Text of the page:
Postpartum preeclampsia and PPD

by Antonia
(Denver)

Hi Wray,
I came across your site today by accident( but after reading, I see not by accident at all). I am 1 year postpartum and in the process of weaning my baby. I developed mild preeclampsia during labor and ended up back at the hospital days later when my pressure went up. I have had a pretty rocky pp. Lots of emotions of anxiety and physical symptoms of lightheadedness, tingling and itching in my skin, heart palpatations and shortness of breath. My doctors just though this was a natural reaction to becoming a new mother but I knew in my heart it was not. I have just been dealing with it on my own with a good diet, acupuncture and some safe herbs. But after reading your site I feel this sense of relief because for the first time I feel validated in my feelings. I am greatful. But I am also a bit scared because as I am weaning my daughter there are about 3 days around ovulation that these symptoms are out of control. The rest of the month I feel them but I can manage. I just ordered the progesterone cream you sell but I am a but unsure of when and how much to use. Is it just from ovulation to the first day I bleed? Or should I use it everyday? I am about 6 days out from the beginning of my cycle.
I thank you for your site and information. And thank you for responding.
Blessings to you.
Antonia

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Mar 28, 2015
Postpartum preeclampsia and PPD
by: Wray

Hi Antonia Thanks for the kind words, I know how you feel as I had PND for 4 years. I was offered antidepressants but declined them, and just kept battling through. How I wish I'd known about progesterone! It's very interesting you are having such problems around ovulation. It's always been believed, and still is by everyone including the medical profession, that progesterone is only produced by the corpus luteum after ovulation. But as far back as 1930 it was thought there must be another source. This was confirmed in the 1960's, and re-confirmed in the 1980's, that there is an exponential rise of progesterone about 50 hours prior to ovulation. This surge comes from the brain, see here, here, here, here and here. Oestrogen also rises exponentially about 50 hours prior to ovulation. Unless there is the progesterone surge too, there is nothing to counter the oestrogen effect. This explains why many women get migraines, seizures, palpitations, panic attacks and asthma attacks around ovulation. The same reasoning can be applied to the symptoms that occur during progesterone withdrawal prior to bleeding. Although it's normal to use progesterone during the luteal phase only, see How to use Progesterone Cream, I would recommend you use it daily, through any bleeding until you feel stable again. I wish I could advise an amount, but can't, it's up to the individual. But don't use too little, as this only causes severe Oestrogen Dominance. You might care to read this page on Pregnancy and this one here. Take care Wray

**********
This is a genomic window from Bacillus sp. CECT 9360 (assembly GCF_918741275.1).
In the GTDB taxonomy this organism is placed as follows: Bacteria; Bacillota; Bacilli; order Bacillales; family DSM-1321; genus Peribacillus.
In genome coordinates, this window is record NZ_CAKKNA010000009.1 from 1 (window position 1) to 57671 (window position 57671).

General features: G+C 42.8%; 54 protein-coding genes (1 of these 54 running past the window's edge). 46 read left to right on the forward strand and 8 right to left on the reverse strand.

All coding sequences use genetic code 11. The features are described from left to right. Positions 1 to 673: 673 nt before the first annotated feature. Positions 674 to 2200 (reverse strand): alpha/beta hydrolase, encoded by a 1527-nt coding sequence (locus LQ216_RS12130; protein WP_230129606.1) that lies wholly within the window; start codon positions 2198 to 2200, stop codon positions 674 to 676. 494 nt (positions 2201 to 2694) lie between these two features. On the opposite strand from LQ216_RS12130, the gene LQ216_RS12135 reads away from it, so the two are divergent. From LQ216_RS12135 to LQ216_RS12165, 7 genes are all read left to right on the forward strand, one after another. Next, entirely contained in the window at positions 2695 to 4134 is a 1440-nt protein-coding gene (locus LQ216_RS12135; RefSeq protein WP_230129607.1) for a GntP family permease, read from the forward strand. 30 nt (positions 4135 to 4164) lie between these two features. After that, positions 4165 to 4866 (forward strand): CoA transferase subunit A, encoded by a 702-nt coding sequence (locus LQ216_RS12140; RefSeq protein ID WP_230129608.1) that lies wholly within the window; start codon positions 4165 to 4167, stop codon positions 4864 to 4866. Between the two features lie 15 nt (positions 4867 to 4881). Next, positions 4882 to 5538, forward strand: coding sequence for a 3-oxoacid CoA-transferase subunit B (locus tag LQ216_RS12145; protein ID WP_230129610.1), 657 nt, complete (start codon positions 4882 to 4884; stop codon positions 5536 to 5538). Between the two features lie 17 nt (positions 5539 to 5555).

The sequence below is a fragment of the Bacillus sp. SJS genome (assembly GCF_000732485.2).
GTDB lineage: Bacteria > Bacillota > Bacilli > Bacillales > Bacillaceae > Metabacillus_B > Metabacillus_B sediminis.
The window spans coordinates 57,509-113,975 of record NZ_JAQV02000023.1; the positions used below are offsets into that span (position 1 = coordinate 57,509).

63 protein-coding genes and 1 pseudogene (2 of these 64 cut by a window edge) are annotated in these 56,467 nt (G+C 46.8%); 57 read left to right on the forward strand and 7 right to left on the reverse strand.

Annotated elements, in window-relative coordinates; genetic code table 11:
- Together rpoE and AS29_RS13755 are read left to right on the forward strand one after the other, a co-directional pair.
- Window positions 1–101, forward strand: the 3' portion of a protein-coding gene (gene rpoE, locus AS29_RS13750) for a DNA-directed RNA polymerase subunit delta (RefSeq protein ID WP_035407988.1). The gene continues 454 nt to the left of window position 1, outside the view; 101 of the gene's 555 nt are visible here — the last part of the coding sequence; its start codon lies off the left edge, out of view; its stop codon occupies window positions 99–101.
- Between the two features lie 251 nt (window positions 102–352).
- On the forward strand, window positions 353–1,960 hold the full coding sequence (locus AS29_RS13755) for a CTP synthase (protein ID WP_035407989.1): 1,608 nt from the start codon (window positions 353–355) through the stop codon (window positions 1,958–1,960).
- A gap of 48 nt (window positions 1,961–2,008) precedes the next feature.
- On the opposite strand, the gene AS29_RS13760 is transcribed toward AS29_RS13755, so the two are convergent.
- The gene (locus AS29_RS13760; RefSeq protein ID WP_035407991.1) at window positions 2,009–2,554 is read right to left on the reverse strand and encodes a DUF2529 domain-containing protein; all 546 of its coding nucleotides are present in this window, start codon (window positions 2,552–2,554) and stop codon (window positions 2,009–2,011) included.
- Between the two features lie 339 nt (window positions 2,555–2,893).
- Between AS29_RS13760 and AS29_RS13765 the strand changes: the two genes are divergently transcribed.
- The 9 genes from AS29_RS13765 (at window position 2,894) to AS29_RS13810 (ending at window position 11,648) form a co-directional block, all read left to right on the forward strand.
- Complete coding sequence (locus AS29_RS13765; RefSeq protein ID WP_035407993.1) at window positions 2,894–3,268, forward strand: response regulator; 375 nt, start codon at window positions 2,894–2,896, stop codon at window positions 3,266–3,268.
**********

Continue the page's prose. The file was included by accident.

Mar 31, 2015
Question
by: Maria

I could not open the links related to articles that explain that progesterone production is also triggered in the brain. It was in the comment about post partum and pre eclampsia. There were 4 links. I was able to open the first one only. I would like to read those other 3 articles too. Thanks.
Maria

Apr 03, 2015
Question
by: Wray

Hi Maria I get so infuriated by the publications changing the URL! I have found the new ones and edited my original answer. Take care Wray


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